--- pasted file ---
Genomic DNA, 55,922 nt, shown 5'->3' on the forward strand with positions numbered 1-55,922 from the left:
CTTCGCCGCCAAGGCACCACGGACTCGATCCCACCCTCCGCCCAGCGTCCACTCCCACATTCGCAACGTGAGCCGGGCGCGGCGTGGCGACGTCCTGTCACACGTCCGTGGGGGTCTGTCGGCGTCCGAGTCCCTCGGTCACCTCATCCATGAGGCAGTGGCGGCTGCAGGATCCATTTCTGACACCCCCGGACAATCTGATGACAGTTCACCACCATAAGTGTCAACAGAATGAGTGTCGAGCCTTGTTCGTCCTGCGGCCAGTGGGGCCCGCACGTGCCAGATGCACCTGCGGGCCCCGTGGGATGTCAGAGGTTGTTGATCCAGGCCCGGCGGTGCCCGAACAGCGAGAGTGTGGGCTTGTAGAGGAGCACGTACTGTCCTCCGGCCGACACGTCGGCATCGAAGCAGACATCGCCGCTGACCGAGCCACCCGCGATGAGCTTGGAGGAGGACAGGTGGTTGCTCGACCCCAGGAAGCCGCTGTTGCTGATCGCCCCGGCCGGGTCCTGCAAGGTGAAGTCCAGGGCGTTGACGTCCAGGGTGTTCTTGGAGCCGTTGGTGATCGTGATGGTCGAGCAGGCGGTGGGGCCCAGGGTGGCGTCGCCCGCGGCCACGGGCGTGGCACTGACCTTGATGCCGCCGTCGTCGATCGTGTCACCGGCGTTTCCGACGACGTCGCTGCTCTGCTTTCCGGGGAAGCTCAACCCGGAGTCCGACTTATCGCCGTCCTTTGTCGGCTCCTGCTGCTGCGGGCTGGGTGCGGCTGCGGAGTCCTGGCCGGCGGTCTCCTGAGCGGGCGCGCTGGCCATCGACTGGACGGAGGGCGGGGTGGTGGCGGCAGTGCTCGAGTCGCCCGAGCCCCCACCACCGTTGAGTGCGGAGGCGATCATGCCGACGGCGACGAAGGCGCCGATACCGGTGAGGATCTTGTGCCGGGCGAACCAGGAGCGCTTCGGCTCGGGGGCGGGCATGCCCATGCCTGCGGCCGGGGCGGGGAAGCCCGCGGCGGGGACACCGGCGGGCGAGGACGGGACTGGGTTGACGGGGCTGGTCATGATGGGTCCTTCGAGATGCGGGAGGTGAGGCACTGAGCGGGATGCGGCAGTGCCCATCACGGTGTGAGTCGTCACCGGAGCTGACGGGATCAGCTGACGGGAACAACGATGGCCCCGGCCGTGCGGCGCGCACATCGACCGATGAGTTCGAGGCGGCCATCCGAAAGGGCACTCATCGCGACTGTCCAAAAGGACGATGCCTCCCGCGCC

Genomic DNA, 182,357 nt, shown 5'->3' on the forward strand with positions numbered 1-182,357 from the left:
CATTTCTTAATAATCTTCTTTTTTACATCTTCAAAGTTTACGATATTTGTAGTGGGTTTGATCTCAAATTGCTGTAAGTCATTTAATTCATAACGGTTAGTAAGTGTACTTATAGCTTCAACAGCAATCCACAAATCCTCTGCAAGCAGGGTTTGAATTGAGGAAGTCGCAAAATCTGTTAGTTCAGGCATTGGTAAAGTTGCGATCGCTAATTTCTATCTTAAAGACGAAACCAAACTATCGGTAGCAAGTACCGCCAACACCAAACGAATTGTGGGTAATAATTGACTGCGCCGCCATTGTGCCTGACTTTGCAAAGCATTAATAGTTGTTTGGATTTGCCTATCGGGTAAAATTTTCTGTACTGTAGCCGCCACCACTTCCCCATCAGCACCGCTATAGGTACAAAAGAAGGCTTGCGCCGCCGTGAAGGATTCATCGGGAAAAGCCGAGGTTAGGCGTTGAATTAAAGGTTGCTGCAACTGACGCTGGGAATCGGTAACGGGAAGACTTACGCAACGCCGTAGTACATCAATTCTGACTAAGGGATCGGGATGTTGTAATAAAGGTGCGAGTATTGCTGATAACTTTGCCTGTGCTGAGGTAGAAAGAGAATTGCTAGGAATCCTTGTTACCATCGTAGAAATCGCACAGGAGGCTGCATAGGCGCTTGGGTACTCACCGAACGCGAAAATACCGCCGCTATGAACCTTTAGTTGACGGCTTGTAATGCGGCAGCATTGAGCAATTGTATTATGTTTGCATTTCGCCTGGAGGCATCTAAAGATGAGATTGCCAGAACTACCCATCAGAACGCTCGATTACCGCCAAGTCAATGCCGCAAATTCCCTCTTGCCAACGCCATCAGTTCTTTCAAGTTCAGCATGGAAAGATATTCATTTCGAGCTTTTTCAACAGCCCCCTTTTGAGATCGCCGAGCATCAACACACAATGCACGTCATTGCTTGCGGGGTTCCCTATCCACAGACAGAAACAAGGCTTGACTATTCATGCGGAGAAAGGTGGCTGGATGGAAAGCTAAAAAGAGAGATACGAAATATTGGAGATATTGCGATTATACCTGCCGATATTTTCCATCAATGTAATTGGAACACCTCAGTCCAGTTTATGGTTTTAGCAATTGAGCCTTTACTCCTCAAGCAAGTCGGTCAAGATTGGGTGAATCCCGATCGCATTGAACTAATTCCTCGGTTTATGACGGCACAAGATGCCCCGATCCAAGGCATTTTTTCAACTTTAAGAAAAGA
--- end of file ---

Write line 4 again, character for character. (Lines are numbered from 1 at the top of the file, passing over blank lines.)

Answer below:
CATTTCTTAATAATCTTCTTTTTTACATCTTCAAAGTTTACGATATTTGTAGTGGGTTTGATCTCAAATTGCTGTAAGTCATTTAATTCATAACGGTTAGTAAGTGTACTTATAGCTTCAACAGCAATCCACAAATCCTCTGCAAGCAGGGTTTGAATTGAGGAAGTCGCAAAATCTGTTAGTTCAGGCATTGGTAAAGTTGCGATCGCTAATTTCTATCTTAAAGACGAAACCAAACTATCGGTAGCAAGTACCGCCAACACCAAACGAATTGTGGGTAATAATTGACTGCGCCGCCATTGTGCCTGACTTTGCAAAGCATTAATAGTTGTTTGGATTTGCCTATCGGGTAAAATTTTCTGTACTGTAGCCGCCACCACTTCCCCATCAGCACCGCTATAGGTACAAAAGAAGGCTTGCGCCGCCGTGAAGGATTCATCGGGAAAAGCCGAGGTTAGGCGTTGAATTAAAGGTTGCTGCAACTGACGCTGGGAATCGGTAACGGGAAGACTTACGCAACGCCGTAGTACATCAATTCTGACTAAGGGATCGGGATGTTGTAATAAAGGTGCGAGTATTGCTGATAACTTTGCCTGTGCTGAGGTAGAAAGAGAATTGCTAGGAATCCTTGTTACCATCGTAGAAATCGCACAGGAGGCTGCATAGGCGCTTGGGTACTCACCGAACGCGAAAATACCGCCGCTATGAACCTTTAGTTGACGGCTTGTAATGCGGCAGCATTGAGCAATTGTATTATGTTTGCATTTCGCCTGGAGGCATCTAAAGATGAGATTGCCAGAACTACCCATCAGAACGCTCGATTACCGCCAAGTCAATGCCGCAAATTCCCTCTTGCCAACGCCATCAGTTCTTTCAAGTTCAGCATGGAAAGATATTCATTTCGAGCTTTTTCAACAGCCCCCTTTTGAGATCGCCGAGCATCAACACACAATGCACGTCATTGCTTGCGGGGTTCCCTATCCACAGACAGAAACAAGGCTTGACTATTCATGCGGAGAAAGGTGGCTGGATGGAAAGCTAAAAAGAGAGATACGAAATATTGGAGATATTGCGATTATACCTGCCGATATTTTCCATCAATGTAATTGGAACACCTCAGTCCAGTTTATGGTTTTAGCAATTGAGCCTTTACTCCTCAAGCAAGTCGGTCAAGATTGGGTGAATCCCGATCGCATTGAACTAATTCCTCGGTTTATGACGGCACAAGATGCCCCGATCCAAGGCATTTTTTCAACTTTAAGAAAAGA